An Album That’s Still at the Top of the Class

The Miseducation of Lauryn Hill continues to teach us about life and love 15 years after its debut.

Cover of The Miseducation of Lauryn Hill (Flickr); Lauryn Hill in 2013 (Kena Betancur/Getty Images)
Cover of The Miseducation of Lauryn Hill (Flickr); Lauryn Hill in 2013 (Kena Betancur/Getty Images)

(The Root) — Aug. 25 marks the 15th anniversary of The Miseducation of Lauryn Hill, arguably one of the most important albums of the hip-hop generation. The album was so resounding and influential that it is still cited by many artists as the greatest release this side of Michael Jackson’s Thriller.

Hill’s first album — an artistic medley of soul, hip-hop, gospel and traces of ’60s black music — cemented the ’90s. Several themes emerged from Hill’s seminal work, including heartbreak, cultural agency, respect, forgiveness, hope and love.

Hill wasn’t the first to create an album that sang to us. Mary J. Blige’s My Life was the inaugural hip-hop soul album that addressed the many facets of urban love. Although themes of respect, heartbreak and forgiveness were key features of the hip-hop soul era, never before had a record encompassed them all congruently until Miseducation.

The album sold more than 400,000 copies in its first week and eventually went eight times platinum. After its initial release and three weeks atop Billboard’s 200 Albums chart, Hill received 10 Grammy nominations, the first time a woman received so many in one year. She would also become the first woman to win five Grammys in one night. Included among those trophies was Album of the Year, the first time a hip-hop-inspired album won the category.

Miseducation was fresh, earthy and truthful. With 17 songs interspersed with interludes set in a classroom, Hill’s lyrics were like bible verses for the late ’90s. Hill effortlessly delivered parables that offered guidance to a spiritually starved generation.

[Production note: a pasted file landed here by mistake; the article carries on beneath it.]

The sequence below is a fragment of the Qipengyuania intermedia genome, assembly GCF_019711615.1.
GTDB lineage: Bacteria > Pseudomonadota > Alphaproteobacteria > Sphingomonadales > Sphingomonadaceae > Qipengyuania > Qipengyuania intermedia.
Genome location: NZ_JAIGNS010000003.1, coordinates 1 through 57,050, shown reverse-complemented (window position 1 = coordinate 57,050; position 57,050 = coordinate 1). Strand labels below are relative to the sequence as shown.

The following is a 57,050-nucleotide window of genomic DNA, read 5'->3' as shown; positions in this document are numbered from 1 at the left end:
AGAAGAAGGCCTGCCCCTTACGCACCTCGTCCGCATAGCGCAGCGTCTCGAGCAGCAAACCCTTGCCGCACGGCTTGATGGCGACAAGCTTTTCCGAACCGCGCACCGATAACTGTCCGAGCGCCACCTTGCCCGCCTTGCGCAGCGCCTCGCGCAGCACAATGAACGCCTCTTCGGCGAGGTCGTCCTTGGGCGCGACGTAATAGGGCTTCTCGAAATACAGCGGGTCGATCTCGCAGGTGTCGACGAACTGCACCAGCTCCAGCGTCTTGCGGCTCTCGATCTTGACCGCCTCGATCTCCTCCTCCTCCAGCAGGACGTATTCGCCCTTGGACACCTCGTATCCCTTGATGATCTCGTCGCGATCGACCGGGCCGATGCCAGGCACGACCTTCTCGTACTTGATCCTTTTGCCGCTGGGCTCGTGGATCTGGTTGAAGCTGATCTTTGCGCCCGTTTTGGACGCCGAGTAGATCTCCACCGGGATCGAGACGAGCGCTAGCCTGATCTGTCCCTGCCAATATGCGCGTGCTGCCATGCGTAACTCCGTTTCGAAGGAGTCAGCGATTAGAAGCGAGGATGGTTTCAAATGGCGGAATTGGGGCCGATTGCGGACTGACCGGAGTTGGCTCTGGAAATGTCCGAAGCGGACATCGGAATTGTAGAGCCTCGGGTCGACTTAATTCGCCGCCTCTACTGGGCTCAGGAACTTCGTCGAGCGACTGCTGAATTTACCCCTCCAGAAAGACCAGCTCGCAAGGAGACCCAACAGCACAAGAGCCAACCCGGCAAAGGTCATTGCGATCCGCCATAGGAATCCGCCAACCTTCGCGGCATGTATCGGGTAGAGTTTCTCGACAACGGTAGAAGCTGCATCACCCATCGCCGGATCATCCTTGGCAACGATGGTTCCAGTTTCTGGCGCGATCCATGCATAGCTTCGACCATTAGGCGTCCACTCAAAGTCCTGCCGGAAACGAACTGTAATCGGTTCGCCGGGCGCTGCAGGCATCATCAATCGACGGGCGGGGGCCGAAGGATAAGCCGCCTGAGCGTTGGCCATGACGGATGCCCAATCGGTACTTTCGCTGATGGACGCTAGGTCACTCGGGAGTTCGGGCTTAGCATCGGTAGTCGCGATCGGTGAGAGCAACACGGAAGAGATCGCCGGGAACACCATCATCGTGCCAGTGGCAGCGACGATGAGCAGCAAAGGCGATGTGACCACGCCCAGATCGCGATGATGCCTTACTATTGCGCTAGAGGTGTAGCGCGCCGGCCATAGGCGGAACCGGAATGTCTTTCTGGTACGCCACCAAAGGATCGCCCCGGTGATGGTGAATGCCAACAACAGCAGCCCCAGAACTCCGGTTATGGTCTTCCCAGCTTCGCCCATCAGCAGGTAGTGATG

The standout smash hit “Doo Wop (That Thing)” hit the airwaves in the summer of ’98 like a battle cry. Hill expressly sang to the ladies: ” … Showing off your ass ’cause you’re thinking it’s a trend. Girlfriend, let me break it down for you again. You know I only say it ’cause I’m truly genuine. Don’t be a hard rock when you really are a gem. Baby girl, respect is just a minimum.”

She dedicated the second verse to the “pretty-faced men”: ” … Need to take care of their three and four kids men. They facing a court case when the child’s support late. Money taking, heart breaking, now you wonder why women hate men. The sneaky silent men the punk domestic violence men … stop acting like boys and be men.”

At this point in her career, Hill had seen just about enough glorification of the male ego, particularly in the entertainment industry, and she used “Doo Wop” as a vehicle to address the frontin’ and flashin’ that was a staple of our generation.

There were other songs that spoke directly to us, particularly men. Songs like “Superstar” and “Lost Ones,” while serving as a release of negative energy from Hill’s affair with Fugees leader Wyclef Jean, provided schooling on how to honor our manhood while striving to become our greatest selves.